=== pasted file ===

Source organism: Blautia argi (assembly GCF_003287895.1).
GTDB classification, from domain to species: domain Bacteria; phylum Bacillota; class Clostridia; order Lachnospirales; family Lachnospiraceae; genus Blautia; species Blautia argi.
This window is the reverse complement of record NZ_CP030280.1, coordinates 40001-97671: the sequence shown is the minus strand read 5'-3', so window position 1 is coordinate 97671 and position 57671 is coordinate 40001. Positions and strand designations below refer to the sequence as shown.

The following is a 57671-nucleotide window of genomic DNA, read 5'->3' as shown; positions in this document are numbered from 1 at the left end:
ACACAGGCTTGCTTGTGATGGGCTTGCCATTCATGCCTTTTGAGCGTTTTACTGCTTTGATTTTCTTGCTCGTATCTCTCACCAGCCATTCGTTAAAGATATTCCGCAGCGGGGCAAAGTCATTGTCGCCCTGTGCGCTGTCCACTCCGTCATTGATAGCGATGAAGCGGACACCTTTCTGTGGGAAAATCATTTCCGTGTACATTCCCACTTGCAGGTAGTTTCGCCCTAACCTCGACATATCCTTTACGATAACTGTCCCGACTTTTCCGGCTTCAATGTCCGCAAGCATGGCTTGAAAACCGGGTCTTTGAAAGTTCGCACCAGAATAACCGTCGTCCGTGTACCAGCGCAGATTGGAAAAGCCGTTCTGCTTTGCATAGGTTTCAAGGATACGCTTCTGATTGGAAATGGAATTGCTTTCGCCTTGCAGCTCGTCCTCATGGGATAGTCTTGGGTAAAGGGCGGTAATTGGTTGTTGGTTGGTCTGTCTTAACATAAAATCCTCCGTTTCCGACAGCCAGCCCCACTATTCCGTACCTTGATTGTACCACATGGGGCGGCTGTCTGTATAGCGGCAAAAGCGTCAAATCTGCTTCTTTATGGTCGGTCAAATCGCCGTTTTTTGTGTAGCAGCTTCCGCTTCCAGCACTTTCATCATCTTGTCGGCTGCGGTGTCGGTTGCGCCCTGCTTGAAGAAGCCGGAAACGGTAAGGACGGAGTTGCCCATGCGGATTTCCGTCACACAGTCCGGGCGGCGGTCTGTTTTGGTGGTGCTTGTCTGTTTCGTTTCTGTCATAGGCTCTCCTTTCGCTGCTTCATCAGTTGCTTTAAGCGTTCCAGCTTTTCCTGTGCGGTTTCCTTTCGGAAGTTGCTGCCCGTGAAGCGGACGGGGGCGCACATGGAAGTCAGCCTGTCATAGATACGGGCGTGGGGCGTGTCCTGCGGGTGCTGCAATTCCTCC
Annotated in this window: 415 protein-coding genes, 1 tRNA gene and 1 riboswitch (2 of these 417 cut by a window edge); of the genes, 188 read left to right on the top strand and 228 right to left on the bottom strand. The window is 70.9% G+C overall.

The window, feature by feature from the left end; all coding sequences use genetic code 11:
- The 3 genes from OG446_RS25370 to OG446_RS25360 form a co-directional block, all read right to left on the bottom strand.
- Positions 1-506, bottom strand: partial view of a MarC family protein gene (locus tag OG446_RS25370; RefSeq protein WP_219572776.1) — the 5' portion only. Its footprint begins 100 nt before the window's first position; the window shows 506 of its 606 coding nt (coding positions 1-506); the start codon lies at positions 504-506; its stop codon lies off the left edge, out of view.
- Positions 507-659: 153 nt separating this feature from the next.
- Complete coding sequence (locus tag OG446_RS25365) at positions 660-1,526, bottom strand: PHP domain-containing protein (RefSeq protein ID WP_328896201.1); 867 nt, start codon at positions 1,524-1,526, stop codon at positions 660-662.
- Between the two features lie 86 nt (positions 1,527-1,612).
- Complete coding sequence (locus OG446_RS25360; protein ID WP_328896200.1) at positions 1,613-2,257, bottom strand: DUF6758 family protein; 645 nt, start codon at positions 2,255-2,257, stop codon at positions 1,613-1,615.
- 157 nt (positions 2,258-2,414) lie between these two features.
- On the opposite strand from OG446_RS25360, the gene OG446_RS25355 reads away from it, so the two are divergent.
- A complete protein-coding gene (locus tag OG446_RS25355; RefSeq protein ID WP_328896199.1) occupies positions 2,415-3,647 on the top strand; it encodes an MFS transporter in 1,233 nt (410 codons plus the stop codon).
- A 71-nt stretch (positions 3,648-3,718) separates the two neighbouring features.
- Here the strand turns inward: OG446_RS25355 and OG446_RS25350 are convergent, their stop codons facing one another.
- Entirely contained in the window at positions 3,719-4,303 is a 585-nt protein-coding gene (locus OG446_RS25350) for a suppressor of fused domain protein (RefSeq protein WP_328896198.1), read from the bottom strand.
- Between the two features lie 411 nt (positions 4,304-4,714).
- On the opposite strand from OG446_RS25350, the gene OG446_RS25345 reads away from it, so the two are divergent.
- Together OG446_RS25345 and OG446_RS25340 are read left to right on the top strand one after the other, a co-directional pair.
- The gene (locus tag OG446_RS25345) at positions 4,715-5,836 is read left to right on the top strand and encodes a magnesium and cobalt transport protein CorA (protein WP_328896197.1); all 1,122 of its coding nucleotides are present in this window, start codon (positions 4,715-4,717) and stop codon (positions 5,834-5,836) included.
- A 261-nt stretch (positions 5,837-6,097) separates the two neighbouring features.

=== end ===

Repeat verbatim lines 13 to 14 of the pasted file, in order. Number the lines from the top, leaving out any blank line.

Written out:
- Complete coding sequence (locus OG446_RS25360; protein ID WP_328896200.1) at positions 1,613-2,257, bottom strand: DUF6758 family protein; 645 nt, start codon at positions 2,255-2,257, stop codon at positions 1,613-1,615.
- 157 nt (positions 2,258-2,414) lie between these two features.